This year at the Simcenter @ Realize Live conferences we’ll be exploring the concept of “frontloaded simulation” as one of our key themes. Frontloading is the process of pushing simulation earlier and earlier into the design cycle.
During the design stage, engineering teams need a fast, easy-to-use, and accurate tool to help them understand the behaviors of the various design alternatives and possibilities early. Frontloading simply becomes a method by which trends are examined and less desirable design ideas are dismissed when the cost of change is lower. During the design phase, speed is of the essence. Engineers need to simulate not only early but also often to keep in step with the speed of design changes. By iterating rapidly, engineers can discount less attractive ideas and innovate more. Once a design has been explored and identified as viable, it can continue on to the verification stage.
If we acknowledge that failure is essential to success, it becomes imperative to make the majority of those mistakes as early as possible in the design process because the cost of failure rises exponentially with time, as demonstrated by this 2004 NASA study:
Frontloading simulation allows you to try out innovative new ideas early in the design process when the cost of failure is low. It allows you to fail early, to fail often, and to learn from your mistakes. Ultimately this is the cost of a better and more robust final product.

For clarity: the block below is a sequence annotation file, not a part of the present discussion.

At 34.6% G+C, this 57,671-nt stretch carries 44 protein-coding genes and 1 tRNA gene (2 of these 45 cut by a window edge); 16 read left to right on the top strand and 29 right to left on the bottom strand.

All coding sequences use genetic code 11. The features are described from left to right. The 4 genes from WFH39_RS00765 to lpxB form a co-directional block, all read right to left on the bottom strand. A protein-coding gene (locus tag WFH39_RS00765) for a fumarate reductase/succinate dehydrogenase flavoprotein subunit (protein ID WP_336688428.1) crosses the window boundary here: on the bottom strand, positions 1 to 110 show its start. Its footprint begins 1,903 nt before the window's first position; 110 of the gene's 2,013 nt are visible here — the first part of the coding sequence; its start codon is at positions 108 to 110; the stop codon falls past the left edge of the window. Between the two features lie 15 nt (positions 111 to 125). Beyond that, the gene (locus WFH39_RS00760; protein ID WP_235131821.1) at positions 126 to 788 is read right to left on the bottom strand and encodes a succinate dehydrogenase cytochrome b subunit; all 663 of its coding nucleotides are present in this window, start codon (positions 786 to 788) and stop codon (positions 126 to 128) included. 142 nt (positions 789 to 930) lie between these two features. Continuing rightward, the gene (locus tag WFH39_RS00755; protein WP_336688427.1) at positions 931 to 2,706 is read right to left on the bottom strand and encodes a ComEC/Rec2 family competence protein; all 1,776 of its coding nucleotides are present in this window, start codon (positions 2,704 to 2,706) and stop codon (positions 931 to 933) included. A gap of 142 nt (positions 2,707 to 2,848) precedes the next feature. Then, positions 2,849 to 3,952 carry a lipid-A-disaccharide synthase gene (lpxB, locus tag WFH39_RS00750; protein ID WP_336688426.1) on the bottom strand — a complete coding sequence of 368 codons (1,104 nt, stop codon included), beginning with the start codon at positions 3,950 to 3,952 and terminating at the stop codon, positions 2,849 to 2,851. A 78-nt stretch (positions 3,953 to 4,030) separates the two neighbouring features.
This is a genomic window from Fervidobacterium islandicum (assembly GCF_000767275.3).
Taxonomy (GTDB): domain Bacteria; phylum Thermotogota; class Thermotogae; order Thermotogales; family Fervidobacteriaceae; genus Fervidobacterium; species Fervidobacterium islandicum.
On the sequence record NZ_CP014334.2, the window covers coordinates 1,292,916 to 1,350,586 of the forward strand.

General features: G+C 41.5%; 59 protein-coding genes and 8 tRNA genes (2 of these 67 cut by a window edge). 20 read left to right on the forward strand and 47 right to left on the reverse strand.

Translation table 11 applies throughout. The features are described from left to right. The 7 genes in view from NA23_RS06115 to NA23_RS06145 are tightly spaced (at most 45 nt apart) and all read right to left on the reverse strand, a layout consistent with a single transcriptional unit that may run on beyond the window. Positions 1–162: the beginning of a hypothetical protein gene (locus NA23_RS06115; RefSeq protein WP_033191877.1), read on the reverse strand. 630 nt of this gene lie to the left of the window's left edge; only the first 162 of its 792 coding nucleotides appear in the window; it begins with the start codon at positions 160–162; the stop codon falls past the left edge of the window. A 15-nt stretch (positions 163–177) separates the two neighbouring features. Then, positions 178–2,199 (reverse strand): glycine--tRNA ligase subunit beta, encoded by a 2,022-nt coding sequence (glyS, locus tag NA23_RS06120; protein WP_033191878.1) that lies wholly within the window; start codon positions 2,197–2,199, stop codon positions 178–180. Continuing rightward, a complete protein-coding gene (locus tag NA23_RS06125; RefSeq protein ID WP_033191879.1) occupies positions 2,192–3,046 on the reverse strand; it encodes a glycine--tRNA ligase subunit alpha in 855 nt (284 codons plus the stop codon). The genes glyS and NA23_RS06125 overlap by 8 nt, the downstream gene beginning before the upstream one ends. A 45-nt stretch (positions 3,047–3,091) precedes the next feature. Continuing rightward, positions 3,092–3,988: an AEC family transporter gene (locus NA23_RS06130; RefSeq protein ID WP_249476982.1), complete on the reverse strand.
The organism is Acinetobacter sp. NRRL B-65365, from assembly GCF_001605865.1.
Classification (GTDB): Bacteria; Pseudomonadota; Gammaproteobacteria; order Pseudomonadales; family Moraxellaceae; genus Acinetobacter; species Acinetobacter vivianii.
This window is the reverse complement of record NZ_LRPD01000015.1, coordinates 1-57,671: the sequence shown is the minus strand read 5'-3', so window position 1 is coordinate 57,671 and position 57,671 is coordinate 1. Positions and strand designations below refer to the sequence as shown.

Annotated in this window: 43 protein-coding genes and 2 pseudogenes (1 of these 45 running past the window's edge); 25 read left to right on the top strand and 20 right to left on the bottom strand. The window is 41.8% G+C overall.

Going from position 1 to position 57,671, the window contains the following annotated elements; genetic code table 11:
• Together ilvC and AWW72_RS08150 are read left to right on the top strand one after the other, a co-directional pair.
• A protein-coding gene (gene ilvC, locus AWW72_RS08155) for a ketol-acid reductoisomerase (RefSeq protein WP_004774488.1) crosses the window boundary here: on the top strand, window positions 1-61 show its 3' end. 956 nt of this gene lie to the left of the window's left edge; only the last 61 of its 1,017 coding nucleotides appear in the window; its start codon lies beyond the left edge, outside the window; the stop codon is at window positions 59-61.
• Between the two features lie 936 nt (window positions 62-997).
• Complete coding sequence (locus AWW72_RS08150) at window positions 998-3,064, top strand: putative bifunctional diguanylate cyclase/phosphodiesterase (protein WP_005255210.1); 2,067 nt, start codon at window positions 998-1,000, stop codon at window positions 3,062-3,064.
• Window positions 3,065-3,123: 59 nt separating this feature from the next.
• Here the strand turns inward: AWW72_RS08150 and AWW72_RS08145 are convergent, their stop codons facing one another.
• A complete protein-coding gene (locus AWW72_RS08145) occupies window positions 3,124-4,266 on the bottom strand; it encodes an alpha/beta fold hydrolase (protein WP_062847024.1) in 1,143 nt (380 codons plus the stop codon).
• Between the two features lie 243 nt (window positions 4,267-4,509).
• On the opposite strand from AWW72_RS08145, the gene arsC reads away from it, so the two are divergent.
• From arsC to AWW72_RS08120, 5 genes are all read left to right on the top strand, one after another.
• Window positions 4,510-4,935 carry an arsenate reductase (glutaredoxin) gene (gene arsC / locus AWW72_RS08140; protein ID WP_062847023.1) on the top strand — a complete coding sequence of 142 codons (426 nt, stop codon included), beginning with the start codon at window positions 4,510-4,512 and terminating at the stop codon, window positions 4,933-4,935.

We need to talk about failure more
Of course, I’m being unfair to Gene Kranz. He understands more than anyone that success is dependent on learning from your failures. Kranz’s first mission as NASA Flight Director was the ill-fated Mecury-Redstone1 launch that rose a total of four inches in the air before exploding in midair. He credits the disaster that tragically claimed the lives of three American astronauts as the most significant event of the Apollo program:
“It was perhaps the defining moment in our race to get to the moon,” Kranz wrote of the fire aboard Apollo 1. The ultimate success of Apollo was made possible by the sacrifices of Grissom, White, and Chaffee. The accident profoundly affected everyone in the program”
So rather than “failure is not an option” my mantra for the Frontloading Generation would be this:
Consumers imagine that beautifully designed products are conceived fully formed from the mind of a brilliant designer, without recognising that all products evolve through multiple failures.
As engineers we rightly take lots of pride in our successes, but I think that we all need to spend more time recognising the amount of “grunt work” that goes into designing beautifully engineered products.
Rather than adopting the macho “Failure is not an option” approach, I think that the engineers need to be more honest about their failures, and adopt the following mantra:
“Fail early. Fail often. Learn from your mistakes and share them with others.”Stephen Ferguson
I hope that some of the presenters at the free-to-attend Simcenter @ Realize Live conference would illuminate us with their honesty.